Browse Prior Art Database

Metal Etch Monitor

IP.com Disclosure Number: IPCOM000076317D
Original Publication Date: 1972-Feb-01
Included in the Prior Art Database: 2005-Feb-24
Document File: 3 page(s) / 51K

Publishing Venue

IBM

Related People

Hoekstra, JP: AUTHOR

Abstract

In the metal etching of a large batch of samples, the total etch time is generally determined by the testing of one sample. The completion of the etch cycle is determined by the total time required to delineate the etch pattern. Because of variations in the metal distribution per sample and per batch, a certain amount of overetching is necessary to insure that all of the samples are clean etched. In addition, the temperature of the etchant which is employed also affects the total etch time. When a batch of samples is inserted in the etchant, it causes a temperature change that affects the etch rate. Because of these variables, a visual inspection is also necessary to insure that each sample is properly etched.

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Metal Etch Monitor

In the metal etching of a large batch of samples, the total etch time is generally determined by the testing of one sample.

The completion of the etch cycle is determined by the total time required to delineate the etch pattern. Because of variations in the metal distribution per sample and per batch, a certain amount of overetching is necessary to insure that all of the samples are clean etched. In addition, the temperature of the etchant which is employed also affects the total etch time. When a batch of samples is inserted in the etchant, it causes a temperature change that affects the etch rate. Because of these variables, a visual inspection is also necessary to insure that each sample is properly etched.

There is described herein a technique which enable the determination of the completion of the etch cycle and wherein the dimensions of the etch pattern are inspected. in the technique, the metallized sample is examined as to its transparency to infrared light. The transmitted light intensity is a function of the degree of completion of the metal pattern to be etched. Because each sample is monitored individually, the final results are not adversely affected by metal thickness variations or by changes in temperature of the etchant. The technique is, therefore, advantageously adaptable to automatic procedures.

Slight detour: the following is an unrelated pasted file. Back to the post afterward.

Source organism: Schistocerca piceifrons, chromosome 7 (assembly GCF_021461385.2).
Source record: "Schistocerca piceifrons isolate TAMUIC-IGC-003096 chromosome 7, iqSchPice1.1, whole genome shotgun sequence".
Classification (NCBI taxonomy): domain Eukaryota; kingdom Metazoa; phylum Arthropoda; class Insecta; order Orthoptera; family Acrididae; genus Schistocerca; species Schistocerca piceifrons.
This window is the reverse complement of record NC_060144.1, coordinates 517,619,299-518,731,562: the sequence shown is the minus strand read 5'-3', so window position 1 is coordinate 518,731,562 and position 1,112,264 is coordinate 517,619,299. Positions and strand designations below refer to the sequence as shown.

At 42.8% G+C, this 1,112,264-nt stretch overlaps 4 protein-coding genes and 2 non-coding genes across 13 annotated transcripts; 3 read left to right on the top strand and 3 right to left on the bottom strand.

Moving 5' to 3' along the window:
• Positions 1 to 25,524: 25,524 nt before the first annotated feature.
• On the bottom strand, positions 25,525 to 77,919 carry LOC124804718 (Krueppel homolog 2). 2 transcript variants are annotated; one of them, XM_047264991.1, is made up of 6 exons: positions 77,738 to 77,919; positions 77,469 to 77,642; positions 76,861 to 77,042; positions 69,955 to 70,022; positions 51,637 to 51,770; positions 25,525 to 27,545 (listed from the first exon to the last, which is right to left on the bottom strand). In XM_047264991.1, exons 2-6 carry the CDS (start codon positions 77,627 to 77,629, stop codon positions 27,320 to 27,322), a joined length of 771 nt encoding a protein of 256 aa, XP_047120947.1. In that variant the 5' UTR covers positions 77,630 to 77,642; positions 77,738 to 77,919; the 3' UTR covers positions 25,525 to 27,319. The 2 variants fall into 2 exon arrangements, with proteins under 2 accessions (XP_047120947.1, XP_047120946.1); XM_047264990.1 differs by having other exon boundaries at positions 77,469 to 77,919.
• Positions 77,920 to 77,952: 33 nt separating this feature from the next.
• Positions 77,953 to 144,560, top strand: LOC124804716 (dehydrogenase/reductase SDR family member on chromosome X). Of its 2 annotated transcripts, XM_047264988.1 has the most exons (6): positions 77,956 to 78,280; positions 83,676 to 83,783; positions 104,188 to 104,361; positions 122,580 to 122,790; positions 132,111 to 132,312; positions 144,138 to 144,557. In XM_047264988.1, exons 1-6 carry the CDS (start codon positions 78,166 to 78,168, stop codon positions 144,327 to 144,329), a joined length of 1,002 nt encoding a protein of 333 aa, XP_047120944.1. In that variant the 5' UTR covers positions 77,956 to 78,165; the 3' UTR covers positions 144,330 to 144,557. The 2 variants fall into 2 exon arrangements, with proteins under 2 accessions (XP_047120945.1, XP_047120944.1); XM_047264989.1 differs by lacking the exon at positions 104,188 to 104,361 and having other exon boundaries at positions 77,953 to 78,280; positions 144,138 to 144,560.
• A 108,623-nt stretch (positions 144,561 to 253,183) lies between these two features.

In the carrying out of the technique, it is to be realized that an element such as of silicon is transparent to infrared light. However, the metal covering the silicon is not. Accordingly, there is enabled the examination of the etch pattern at the moment that the etchant causes a break through the metal. In this connection, reference is made to Fig. 1 wherein the sample 10, i.e., silicon covered with metal 11, is immersed in a temperature controlled etch bath 12. The light from a source 14, which may suitably be a tungsten light source powered by DC current, is directed in a path against the sample.

The other structures in Fig. 1 are essentially optical devices.

Thus, structure 16 is a microscope objective. The light focused by objective 16 is directed to a beam splitter 18. One beam from beam splitter 18 proceeds to an infrared photomultiplier 20, the output of photomultiplier 20 suitably being made use of in some electronic instrumentation equipment, not shown. The other beam from beam splitter 18 is provided to a device such as an infrared snooperscope 22 which enables visual inspection. It is seen in the operation of the apparatus that, as soon as the metal 11 covering the silicon in sample 10 is broken through by the etchant in bath 12, light will be transmitted through sample 10 to the optical apparatus and observation will be enabled. The point of breakthrough of the metal and the point of completion of the etch are very close together as compared to the total etch time. Thus, it may be sufficient to merely mo...